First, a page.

AU Tiny units no big hit on the Gold Coast
Property Here - Wednesday, July 03, 2013
Gold Coast buyers are often left disappointed if they view an apartment which is smaller than the average.Source: News Limited
THE Gold Coast is not the right fit for the "shoe box-sized'' apartments found in Brisbane, industry leaders say.
Developers are marketing one-bedroom apartments in the River City as small as 50sq m and two-bedroom units at just 75sq m.
While the size of apartments on the Coast has shrunk since the 1980s, they remain significantly bigger on average than those in Brisbane.
Research from Oliver Hume reveals that for the March quarter the median internal area of a one-bedroom and two-bedroom apartment in Brisbane was 61sq m and 90sq m respectively while on the Coast it was 85sq m and 110sq m.
A survey of 10 buildings currently being marketed on the Coast found the smallest one-bedroom unit is 73.4sq m at Metro 88 in Southport while the smallest two-bedroom apartment is at the Hilton Surfers Paradise where they range from just 76sq m up to 124sq m.
This means the smallest two-bedroom apartment marketed on the Coast is just 1sq m bigger than its Brisbane counterpart but overall as the table (pictured) shows most Coast two-bedroom apartments are far larger.
The H20 Broadwater Apartments building at Southport also has smaller one-bedroom apartments at just 65sq m but they are currently not for sale.
CBRE Gold Coast director Chris Litfin said he could not see the types of apartments marketed in Brisbane developed on the Coast.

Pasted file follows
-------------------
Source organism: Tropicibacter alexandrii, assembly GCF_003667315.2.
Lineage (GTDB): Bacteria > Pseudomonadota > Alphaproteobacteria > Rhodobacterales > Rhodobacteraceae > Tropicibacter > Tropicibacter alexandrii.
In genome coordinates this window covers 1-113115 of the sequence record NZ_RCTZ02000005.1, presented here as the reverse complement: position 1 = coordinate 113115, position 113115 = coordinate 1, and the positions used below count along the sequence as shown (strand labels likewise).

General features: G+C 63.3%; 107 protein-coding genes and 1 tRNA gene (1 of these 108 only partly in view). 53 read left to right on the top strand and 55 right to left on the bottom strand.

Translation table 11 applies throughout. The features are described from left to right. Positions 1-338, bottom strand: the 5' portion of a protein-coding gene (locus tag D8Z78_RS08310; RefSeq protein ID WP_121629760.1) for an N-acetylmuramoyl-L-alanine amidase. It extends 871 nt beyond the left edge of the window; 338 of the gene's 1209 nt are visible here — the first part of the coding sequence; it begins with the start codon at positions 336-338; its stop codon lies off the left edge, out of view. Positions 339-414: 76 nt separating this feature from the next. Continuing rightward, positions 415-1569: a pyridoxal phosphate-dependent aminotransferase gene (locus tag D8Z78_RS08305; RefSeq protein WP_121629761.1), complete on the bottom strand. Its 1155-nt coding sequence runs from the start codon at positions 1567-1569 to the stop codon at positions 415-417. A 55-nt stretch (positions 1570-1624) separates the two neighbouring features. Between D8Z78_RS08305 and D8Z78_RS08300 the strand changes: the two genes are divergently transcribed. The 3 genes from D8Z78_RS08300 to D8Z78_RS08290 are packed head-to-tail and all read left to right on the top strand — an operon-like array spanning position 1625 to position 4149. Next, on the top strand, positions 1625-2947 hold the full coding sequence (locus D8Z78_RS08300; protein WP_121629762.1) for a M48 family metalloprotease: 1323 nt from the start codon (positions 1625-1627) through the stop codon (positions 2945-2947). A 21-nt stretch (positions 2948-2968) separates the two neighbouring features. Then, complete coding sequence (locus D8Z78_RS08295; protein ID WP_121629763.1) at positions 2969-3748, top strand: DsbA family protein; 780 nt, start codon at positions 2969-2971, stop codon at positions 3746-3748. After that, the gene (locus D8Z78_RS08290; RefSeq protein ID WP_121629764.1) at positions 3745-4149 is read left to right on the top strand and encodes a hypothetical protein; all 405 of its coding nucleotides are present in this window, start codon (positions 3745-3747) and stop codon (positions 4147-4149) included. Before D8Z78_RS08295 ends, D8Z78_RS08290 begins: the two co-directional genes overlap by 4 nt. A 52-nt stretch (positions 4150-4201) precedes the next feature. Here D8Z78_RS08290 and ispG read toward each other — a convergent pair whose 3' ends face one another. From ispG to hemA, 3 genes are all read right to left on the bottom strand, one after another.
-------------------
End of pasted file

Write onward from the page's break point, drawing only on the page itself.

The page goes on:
Mr Litfin said apartment dwellers in Brisbane were ``price sensitive'' and prioritised proximity to the CBD and their workplace over the design and space an apartment offered.
In contrast there was no defined CBD on the Coast and an increasingly elderly population valued design and space over location.
They also had more money to spend and a wider range of units to choose from, he said.
``An apartment has to stand on its own feet (on the Gold Coast),'' Mr Litfin said.
``The first thing buyers look at is the floor plan and say, `Can I live in this?'''
Mr Litfin said he saw apartment sizes shrinking on the Coast in the future as the designs became increasingly functional but he did not envisage ``shoebox'' apartments coming to the Coast.
``I can't see it happening,'' he said. ``Not in my lifetime but they will get smaller.''
REIQ Gold Coast zone chair John Newlands said an impediment to the development of smaller apartments was banks viewing them as a risky investment.
``50sq m borders on being too small and the financiers do not like it because they regard them ... as being a risk,'' he said.
Mr Newlands said Coast buyers were often left ``disappointed'' if they viewed an apartment which was smaller than the average.
Read more: http://www.news.com.au/realestate/buying/tiny-units-no-big-hit-on-the-gold-coast/story-fndban6l-1226673587857#ixzz2YWUVPqbm